"It’s nice if they ask questions, million questions. If they ask something it means they interested. You are the best person. I’ve come here and observed for three times and we had some teaching practice with our peers, but it was nothing compering to this, this is much better. This is real. I am very grateful."
"Mike is so great, very practical and he makes people laugh that’s why I do my practice with him. I live in Treforest but I chose to do my practice here because think this is more real."
Roz, Trainee teacher.
"If we didn’t have this place WRC, or the classes that Rhian does on Thursday in Treforest, I am not sure what we would do as part of our degree, we might have been doing moc classes on each other and our colleagues and maybe the international student classes."
"Today we started by getting to know everyone first and everybody’s names, where they are from and sometimes how long they’ve been in the UK. It breaks a bit of ice to begin with and then we are doing the lesson on stuff that’s meaningful to them, like how to get a job writing a letter and stuff like that. Some of them today highlighted the fact that they don’t know how to register for an ESOL class in Cardiff and Vale college. So we took 5-10 mins of making sure that everyone knew how to do that. It’s stuff like that we need to make sure they know how to do, because English is the only way to get to where they want to be."
"This place has a high turn over rating. It could be different every week and you have to treat each lesson as if it is the first one. There is always so much to get out of a lesson and so much they wanted to know as well."
"The way Mike starts a lesson is by giving everyone a degree of power to bring up and ask about anything they want to know and that’s what we want really. Mike is really friendly and for him is so easy to break the ice and I want to learn how to do that."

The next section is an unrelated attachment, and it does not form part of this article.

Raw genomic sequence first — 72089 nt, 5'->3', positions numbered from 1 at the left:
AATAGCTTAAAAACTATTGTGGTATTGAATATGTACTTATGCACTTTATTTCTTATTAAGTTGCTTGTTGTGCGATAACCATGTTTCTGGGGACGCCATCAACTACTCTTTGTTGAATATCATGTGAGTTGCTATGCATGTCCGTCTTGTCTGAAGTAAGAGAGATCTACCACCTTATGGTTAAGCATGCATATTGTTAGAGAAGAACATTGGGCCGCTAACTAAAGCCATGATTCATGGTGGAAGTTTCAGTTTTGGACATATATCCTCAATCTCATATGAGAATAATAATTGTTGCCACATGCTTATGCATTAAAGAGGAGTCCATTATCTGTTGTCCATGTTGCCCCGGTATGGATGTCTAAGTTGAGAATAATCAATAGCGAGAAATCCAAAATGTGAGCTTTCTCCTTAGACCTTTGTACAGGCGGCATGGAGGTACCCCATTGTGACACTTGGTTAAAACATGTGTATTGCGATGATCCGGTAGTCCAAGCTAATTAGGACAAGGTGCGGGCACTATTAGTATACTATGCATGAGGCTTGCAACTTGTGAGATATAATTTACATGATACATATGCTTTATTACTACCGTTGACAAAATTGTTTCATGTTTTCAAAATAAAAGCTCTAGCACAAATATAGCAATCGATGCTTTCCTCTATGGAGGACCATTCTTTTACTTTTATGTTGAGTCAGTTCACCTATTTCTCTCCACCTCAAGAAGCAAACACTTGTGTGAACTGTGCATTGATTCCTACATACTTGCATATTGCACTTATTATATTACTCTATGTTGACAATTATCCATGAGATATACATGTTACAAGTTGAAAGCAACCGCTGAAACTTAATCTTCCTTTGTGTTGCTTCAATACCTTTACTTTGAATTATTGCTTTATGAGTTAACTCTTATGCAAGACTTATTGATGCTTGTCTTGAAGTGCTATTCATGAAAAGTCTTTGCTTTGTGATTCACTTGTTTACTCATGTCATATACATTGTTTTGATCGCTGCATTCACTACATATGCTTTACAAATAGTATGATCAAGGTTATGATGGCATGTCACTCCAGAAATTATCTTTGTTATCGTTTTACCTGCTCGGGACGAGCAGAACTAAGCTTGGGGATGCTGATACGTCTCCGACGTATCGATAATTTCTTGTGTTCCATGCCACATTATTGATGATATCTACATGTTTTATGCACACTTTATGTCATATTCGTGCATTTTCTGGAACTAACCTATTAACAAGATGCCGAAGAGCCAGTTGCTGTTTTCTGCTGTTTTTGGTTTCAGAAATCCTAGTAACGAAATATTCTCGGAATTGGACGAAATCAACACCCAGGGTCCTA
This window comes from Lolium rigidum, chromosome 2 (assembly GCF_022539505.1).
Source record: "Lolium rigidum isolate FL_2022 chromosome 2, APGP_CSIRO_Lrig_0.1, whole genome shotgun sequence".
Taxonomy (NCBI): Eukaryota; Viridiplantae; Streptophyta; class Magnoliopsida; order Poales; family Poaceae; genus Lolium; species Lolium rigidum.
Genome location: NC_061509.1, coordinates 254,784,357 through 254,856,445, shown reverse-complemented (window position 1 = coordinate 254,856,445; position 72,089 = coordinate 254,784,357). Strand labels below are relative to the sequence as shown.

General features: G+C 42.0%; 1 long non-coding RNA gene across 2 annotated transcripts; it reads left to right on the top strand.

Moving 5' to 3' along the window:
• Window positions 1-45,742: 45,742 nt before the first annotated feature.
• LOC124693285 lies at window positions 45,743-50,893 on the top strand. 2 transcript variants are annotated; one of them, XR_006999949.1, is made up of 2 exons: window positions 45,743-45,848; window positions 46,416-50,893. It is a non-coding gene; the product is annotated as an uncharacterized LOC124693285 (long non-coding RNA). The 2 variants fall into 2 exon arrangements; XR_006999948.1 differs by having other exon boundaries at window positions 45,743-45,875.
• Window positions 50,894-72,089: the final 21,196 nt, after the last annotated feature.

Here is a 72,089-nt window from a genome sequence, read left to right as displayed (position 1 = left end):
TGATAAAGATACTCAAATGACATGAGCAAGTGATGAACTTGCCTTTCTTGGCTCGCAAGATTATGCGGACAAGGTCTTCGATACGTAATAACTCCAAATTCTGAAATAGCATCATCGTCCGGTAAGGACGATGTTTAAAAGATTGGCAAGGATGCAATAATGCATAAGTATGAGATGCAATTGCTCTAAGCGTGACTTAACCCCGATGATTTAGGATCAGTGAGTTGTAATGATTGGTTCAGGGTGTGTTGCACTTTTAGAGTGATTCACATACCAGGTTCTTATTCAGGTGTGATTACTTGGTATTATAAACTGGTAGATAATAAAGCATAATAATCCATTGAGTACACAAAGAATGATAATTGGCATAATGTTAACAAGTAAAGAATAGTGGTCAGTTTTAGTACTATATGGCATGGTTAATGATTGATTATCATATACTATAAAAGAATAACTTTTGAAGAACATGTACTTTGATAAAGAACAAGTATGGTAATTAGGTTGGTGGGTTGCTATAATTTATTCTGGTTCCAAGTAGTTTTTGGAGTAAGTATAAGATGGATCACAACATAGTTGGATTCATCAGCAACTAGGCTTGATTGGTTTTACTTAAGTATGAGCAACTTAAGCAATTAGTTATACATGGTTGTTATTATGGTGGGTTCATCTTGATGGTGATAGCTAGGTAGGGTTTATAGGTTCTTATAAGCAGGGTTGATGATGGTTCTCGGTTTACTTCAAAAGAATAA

To the honor and the loving memory of Bethan Roper, Volunteering and Partnership officer at the Welsh Refugee Council.
"I am responsible for recruiting and managing all the volunteers at the welsh refugee council and I’ve been at this role since august 2017 but I’ve worked with the welsh refugee council on and off since 2013. I’ve known Mike since he started working with us in 2014."
"I had quite a lot of meetings about how the project is going and I know Mike’s got lots of opinions about education, so I am always asking him for advice. I know the project is really valuable because it’s a very popular class. and also for the trainee teachers that he brings in with him to teach. He shared some of the feedback with me in the past about how it’s opened their eyes to what’s really going on and meeting people they never would have an opportunity to meet usually."
"A couple of the teachers who were here to teach with Mike then went on to became volunteers to teach separately from Mike so I got to speak to them myself and they found it incredibly valuable and all said, Mike and the other volunteers, that this group of students it’s brilliant compared to other group of students that you’re trying to teach English to, because they really want to learn, they are eager and so keen."